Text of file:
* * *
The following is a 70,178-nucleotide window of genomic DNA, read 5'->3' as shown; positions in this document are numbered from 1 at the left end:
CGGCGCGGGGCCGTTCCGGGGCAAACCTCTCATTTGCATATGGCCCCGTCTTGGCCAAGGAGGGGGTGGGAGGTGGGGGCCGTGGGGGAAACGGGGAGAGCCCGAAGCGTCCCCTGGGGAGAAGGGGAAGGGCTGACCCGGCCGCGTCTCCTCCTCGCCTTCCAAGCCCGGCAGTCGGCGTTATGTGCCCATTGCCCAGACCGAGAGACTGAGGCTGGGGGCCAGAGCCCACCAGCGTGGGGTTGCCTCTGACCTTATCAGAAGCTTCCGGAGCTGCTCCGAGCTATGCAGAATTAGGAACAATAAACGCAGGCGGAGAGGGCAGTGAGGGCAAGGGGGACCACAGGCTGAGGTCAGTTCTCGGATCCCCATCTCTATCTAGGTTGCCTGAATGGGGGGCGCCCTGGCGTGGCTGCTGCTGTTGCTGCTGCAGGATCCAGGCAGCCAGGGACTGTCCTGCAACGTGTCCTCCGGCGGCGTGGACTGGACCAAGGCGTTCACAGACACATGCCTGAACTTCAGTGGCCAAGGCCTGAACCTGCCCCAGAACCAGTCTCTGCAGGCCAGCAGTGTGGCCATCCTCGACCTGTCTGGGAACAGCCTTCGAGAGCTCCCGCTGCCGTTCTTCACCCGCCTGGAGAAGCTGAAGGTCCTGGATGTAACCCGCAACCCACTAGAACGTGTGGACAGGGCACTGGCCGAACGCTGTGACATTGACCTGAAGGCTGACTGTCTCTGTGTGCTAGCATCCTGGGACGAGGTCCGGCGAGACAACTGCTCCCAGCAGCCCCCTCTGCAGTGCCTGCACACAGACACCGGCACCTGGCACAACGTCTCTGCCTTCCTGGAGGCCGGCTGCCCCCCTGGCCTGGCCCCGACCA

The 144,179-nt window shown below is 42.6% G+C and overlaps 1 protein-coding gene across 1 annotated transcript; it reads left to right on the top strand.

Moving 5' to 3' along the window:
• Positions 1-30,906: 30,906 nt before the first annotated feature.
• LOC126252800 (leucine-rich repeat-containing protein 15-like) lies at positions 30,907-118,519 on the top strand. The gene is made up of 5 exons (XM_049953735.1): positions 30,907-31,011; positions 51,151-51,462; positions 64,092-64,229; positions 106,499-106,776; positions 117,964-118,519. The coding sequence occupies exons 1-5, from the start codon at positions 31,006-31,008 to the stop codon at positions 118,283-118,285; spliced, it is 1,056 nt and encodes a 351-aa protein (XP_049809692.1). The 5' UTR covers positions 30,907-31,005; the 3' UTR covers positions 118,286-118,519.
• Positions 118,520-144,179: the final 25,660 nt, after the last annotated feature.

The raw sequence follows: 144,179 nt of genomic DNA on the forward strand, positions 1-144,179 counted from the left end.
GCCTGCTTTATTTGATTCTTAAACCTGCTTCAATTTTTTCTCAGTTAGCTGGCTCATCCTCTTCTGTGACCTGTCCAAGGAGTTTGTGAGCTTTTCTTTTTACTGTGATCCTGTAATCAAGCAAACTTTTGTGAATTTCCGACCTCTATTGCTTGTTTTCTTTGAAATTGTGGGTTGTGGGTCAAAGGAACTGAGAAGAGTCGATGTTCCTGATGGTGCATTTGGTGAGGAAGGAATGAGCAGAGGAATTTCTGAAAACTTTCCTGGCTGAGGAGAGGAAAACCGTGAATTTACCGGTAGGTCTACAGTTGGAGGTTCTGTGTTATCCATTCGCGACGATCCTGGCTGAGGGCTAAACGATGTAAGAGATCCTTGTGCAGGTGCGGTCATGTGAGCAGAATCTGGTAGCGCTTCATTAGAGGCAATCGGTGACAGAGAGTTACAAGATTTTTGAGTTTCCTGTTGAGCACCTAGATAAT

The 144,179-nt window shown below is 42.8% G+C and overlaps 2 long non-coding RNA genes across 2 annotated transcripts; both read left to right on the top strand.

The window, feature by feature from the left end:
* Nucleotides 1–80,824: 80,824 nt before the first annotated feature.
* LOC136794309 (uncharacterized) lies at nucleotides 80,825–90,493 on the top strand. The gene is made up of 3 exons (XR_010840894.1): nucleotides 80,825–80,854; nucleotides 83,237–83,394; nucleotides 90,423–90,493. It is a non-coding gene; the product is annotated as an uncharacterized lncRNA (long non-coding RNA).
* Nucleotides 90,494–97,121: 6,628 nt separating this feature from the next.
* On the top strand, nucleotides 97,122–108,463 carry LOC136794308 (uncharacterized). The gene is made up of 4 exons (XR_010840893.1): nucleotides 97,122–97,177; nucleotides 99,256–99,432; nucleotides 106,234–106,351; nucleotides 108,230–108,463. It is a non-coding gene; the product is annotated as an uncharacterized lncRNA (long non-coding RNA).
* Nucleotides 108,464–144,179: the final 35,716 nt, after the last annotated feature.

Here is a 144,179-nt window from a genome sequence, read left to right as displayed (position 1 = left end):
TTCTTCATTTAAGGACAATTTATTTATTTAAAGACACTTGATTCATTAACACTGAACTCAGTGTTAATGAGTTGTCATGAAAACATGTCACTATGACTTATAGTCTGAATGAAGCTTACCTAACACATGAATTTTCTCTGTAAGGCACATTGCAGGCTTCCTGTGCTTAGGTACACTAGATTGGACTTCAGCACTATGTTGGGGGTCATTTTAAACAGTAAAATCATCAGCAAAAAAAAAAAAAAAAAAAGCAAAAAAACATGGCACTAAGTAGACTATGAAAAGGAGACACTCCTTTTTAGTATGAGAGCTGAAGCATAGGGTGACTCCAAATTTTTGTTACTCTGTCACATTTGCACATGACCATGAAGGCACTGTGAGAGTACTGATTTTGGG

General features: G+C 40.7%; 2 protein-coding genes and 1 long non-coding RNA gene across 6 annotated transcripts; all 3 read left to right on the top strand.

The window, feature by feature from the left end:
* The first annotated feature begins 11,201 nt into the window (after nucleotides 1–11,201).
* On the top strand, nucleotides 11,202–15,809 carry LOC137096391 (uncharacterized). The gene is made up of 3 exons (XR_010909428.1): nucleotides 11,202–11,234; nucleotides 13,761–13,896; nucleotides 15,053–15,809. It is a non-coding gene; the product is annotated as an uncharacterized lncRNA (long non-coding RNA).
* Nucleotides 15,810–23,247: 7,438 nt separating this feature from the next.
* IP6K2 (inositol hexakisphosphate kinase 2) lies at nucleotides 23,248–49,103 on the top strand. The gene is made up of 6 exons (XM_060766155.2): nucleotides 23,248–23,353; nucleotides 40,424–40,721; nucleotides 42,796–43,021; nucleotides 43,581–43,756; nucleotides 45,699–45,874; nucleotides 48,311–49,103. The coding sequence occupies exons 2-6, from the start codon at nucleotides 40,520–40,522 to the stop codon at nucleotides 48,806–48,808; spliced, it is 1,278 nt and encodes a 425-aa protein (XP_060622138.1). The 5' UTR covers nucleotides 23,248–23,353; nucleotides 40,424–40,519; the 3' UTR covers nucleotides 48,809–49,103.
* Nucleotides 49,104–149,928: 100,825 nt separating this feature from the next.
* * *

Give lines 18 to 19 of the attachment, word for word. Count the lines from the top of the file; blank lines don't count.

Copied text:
TTCTTCATTTAAGGACAATTTATTTATTTAAAGACACTTGATTCATTAACACTGAACTCAGTGTTAATGAGTTGTCATGAAAACATGTCACTATGACTTATAGTCTGAATGAAGCTTACCTAACACATGAATTTTCTCTGTAAGGCACATTGCAGGCTTCCTGTGCTTAGGTACACTAGATTGGACTTCAGCACTATGTTGGGGGTCATTTTAAACAGTAAAATCATCAGCAAAAAAAAAAAAAAAAAAAGCAAAAAAACATGGCACTAAGTAGACTATGAAAAGGAGACACTCCTTTTTAGTATGAGAGCTGAAGCATAGGGTGACTCCAAATTTTTGTTACTCTGTCACATTTGCACATGACCATGAAGGCACTGTGAGAGTACTGATTTTGGG

General features: G+C 40.7%; 2 protein-coding genes and 1 long non-coding RNA gene across 6 annotated transcripts; all 3 read left to right on the top strand.